Idaho’s Hot Springs and Cold Creeks, Day 6: back to Ketchum

Route of Day 6, 59 miles.

Route of Day 6, 59 miles.

Elevation profile of Day 6. 3900 ft. el. gain.

Elevation profile of Day 6. 3900 ft. el. gain.

We woke up to find everything dry; no dew had come down nor had humidity collected on stuff overnight. The sun was shining and we had a laid back gravel grinder to Ketchum before us. I wasn’t exactly sure how many miles it would be, I was guessing 40ish, but there was a 9000 ft. pass along the route. No rush to get up, so I laid there and enjoyed the morning for a while, while Lee dutifully took down the our hanging food from the bear rope and delivered me my bag.
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The Nat. Forest Dev. Rd. 80 lead us quickly to a crossing of the Bear Creek; it was a big stream and my shoes went from dry to totally soaked once again.

Down Bear Creek on the Nat. Forest Dev. Rd. 80.

Down Bear Creek on the Nat. Forest Dev. Rd. 80.

A few vacation houses lined the Boise River Road and lead us to the even bigger Nat. Forest Dev. Rd. 227. The gravel was white and my eyes hurt in the bright sunshine.

Quite a few travel trailers made the Nat. Forest Dev. Rd. 227 road a bit annoying.

Quite a few travel trailers made the Nat. Forest Dev. Rd. 227 road a bit annoying.

"For Sale By Owner"

“For Sale By Owner”

While waiting in the shade, I heard some splashing in the creek behind me but I couldn’t see anything. Just as Lee rides up, he sees a cinnamon-colored bear crossing the road behind me. We both couldn’t get our cameras out in time, but I did get his footprints 🙂

Wet bear footprints.

Wet bear footprints.

The road soon turned east towards Worswick Hot Springs and Ketchum, and became much quieter. For the next 25 miles, we encountered only 3 pickup trucks. Nice.

Along the quieter portion of Nat. Forest Dev. Rd. 227.

Along the quieter portion of Nat. Forest Dev. Rd. 227.

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Worswick Hot Springs looked really inviting, big sky and quiet, but I had read that there are red spider mites at this hot spring, so we passed on. Anyhow, it was hot and sunny, we were sweaty, the last thing I wanted to do was jump in some hot water.

At Worswick Hot Springs.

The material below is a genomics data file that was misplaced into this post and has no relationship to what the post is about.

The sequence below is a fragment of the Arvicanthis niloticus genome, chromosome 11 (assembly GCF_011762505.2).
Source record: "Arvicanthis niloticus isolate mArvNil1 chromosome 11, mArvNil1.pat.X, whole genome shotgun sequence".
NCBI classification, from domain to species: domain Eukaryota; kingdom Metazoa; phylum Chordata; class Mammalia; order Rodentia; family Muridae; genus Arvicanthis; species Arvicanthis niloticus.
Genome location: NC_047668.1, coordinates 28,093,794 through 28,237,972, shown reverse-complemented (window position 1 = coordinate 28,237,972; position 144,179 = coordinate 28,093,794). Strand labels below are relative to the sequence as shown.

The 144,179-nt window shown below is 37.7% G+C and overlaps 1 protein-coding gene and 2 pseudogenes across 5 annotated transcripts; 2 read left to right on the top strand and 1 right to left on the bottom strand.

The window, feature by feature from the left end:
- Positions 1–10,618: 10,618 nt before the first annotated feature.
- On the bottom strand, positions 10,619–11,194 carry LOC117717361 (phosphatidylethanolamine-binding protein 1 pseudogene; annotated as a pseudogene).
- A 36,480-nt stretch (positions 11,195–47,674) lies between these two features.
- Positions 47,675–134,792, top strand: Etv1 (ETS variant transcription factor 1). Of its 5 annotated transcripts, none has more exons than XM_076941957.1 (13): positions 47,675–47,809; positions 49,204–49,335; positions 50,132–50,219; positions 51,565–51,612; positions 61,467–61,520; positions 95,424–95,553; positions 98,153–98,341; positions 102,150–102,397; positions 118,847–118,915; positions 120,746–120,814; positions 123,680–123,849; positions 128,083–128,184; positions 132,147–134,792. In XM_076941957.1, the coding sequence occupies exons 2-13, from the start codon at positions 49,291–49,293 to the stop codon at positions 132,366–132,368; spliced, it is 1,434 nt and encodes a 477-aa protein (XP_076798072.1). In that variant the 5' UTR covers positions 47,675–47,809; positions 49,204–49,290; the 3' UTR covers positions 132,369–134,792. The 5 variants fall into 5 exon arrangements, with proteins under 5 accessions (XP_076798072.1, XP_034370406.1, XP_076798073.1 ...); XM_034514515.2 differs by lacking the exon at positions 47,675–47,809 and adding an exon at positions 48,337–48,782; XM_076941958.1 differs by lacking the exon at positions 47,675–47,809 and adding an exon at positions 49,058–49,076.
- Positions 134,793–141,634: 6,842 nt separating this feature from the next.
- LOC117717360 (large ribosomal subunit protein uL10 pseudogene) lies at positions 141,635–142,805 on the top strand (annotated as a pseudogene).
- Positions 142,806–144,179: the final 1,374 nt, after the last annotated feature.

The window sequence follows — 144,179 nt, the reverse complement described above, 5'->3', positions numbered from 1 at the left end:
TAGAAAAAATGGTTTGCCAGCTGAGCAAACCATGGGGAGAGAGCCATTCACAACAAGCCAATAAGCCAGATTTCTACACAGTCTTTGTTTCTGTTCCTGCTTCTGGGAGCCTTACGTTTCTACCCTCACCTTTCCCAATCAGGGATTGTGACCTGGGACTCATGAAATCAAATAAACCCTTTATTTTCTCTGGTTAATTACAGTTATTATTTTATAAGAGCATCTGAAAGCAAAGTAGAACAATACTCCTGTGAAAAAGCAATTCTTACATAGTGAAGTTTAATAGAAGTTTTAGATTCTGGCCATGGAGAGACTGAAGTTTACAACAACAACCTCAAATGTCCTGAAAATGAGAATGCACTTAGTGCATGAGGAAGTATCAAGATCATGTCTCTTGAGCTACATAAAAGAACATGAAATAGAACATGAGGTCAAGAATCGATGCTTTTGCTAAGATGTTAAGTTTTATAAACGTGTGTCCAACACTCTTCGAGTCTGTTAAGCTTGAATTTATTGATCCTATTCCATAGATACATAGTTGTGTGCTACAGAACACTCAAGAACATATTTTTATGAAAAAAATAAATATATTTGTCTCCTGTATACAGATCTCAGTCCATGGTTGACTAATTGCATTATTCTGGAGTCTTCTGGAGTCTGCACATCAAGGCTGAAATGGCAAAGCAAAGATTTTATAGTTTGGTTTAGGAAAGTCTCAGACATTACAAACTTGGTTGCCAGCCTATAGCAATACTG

At Worswick Hot Springs.

Worswick Hot Springs.

Worswick Hot Springs.

The gravel road up and over Dollarhide Pass seemed to go on for quite a while, then the downhill seemed to be even longer. It was certainly pretty, just much longer than I had thought.

Crested the pass.

Crested the pass.

Down on Warm Springs Creek Road.

Down on Warm Springs Creek Road.

And then it got more populated, as evidence by car alarms, urban trash containers waiting for pick up, and lots of signs.
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Frenchman's Bend Hot Spring

Frenchman’s Bend Hot Spring

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Finally, we had made it back to Ketchum. Our ride speed had been pretty well matched today: sometimes we yo-yoed back and forth, but overall didn’t fall grossly out of pace.
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A quick stop at the Ketchum pump track.

A quick stop at the Ketchum pump track.

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We had completed our 6-day loop and didn’t know what to do next! How about some food? We poked around town on our bikes and found a mexican place. Not long after sitting down, we saw a car with 2 red Salsa Spearfishes off the back. Those look familiar. And then Ryan and Bryan stepped out and joined us for dinner. What a nice surprise! Some chatting over food and beer was had.
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We looked for a place to sleep in Ketchum, but it all seemed very expensive. So we drove on to Arco and slept in a small motel for $75. Lee did his bike-packing miracle in the morning; it took about 45 minutes to take the bike apart and store it in 2 boxes that he checked as luggage with Allegiant Airlines.
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Quite the efficient packing system. The wheels went in the 2nd box. 29ers are big!

Quite the efficient packing system. The wheels went in the 2nd box. 29ers are big!

And I had a long drive back to Seattle, which seemed like a blur.
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Afterword:

I had wanted to ride a lot more in the beginning of this trip, but we seemed to equalize by day 3.5. Overall, I am quite happy with what we had accomplished and astonished by what we had seen. “The one who goes fastest goes alone.” – Making compromises and communicating our expectations were some things we worked on during the trip. That really made the trip happen in the end, and I think we both were glad that we put in the effort. Biking is one thing, but biking and adventuring together for days is quite another. It’s not often that one finds a combination that works: fitness, reliability, patience, and getting along, all need to happen. Thanks, Lee, for a great week!

Check out the other days and gpx track of route on the main page.

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One Response to Idaho’s Hot Springs and Cold Creeks, Day 6: back to Ketchum

  1. Pingback: Bikepacking Idaho’s Hot Spring and Cold Creeks | 2wheeltrails

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